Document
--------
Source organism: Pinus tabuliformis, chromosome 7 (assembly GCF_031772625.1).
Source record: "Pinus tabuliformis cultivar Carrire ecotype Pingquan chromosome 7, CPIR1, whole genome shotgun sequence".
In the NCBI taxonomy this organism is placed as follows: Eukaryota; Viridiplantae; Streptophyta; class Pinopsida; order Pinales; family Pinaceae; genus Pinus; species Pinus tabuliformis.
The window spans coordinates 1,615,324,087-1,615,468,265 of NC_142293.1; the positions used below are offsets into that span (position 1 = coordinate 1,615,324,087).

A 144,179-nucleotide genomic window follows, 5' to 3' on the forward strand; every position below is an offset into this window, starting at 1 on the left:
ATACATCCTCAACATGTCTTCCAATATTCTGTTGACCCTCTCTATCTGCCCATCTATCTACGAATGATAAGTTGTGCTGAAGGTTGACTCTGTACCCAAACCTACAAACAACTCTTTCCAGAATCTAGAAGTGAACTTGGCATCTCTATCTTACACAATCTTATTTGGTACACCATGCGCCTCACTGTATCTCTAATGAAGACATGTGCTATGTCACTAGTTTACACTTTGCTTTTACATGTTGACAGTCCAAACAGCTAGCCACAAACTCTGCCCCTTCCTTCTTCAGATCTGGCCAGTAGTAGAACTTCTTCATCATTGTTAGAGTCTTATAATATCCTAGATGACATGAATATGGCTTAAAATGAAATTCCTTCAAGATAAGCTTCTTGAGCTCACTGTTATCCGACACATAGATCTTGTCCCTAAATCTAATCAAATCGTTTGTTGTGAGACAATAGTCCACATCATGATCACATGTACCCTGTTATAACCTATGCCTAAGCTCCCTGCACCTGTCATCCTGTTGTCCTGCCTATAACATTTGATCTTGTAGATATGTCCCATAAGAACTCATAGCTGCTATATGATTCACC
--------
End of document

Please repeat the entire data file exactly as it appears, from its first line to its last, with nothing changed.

Source organism: Pinus tabuliformis, chromosome 7 (assembly GCF_031772625.1).
Source record: "Pinus tabuliformis cultivar Carrire ecotype Pingquan chromosome 7, CPIR1, whole genome shotgun sequence".
In the NCBI taxonomy this organism is placed as follows: Eukaryota; Viridiplantae; Streptophyta; class Pinopsida; order Pinales; family Pinaceae; genus Pinus; species Pinus tabuliformis.
The window spans coordinates 1,615,324,087-1,615,468,265 of NC_142293.1; the positions used below are offsets into that span (position 1 = coordinate 1,615,324,087).

A 144,179-nucleotide genomic window follows, 5' to 3' on the forward strand; every position below is an offset into this window, starting at 1 on the left:
ATACATCCTCAACATGTCTTCCAATATTCTGTTGACCCTCTCTATCTGCCCATCTATCTACGAATGATAAGTTGTGCTGAAGGTTGACTCTGTACCCAAACCTACAAACAACTCTTTCCAGAATCTAGAAGTGAACTTGGCATCTCTATCTTACACAATCTTATTTGGTACACCATGCGCCTCACTGTATCTCTAATGAAGACATGTGCTATGTCACTAGTTTACACTTTGCTTTTACATGTTGACAGTCCAAACAGCTAGCCACAAACTCTGCCCCTTCCTTCTTCAGATCTGGCCAGTAGTAGAACTTCTTCATCATTGTTAGAGTCTTATAATATCCTAGATGACATGAATATGGCTTAAAATGAAATTCCTTCAAGATAAGCTTCTTGAGCTCACTGTTATCCGACACATAGATCTTGTCCCTAAATCTAATCAAATCGTTTGTTGTGAGACAATAGTCCACATCATGATCACATGTACCCTGTTATAACCTATGCCTAAGCTCCCTGCACCTGTCATCCTGTTGTCCTGCCTATAACATTTGATCTTGTAGATATGTCCCATAAGAACTCATAGCTGCTATATGATTCACC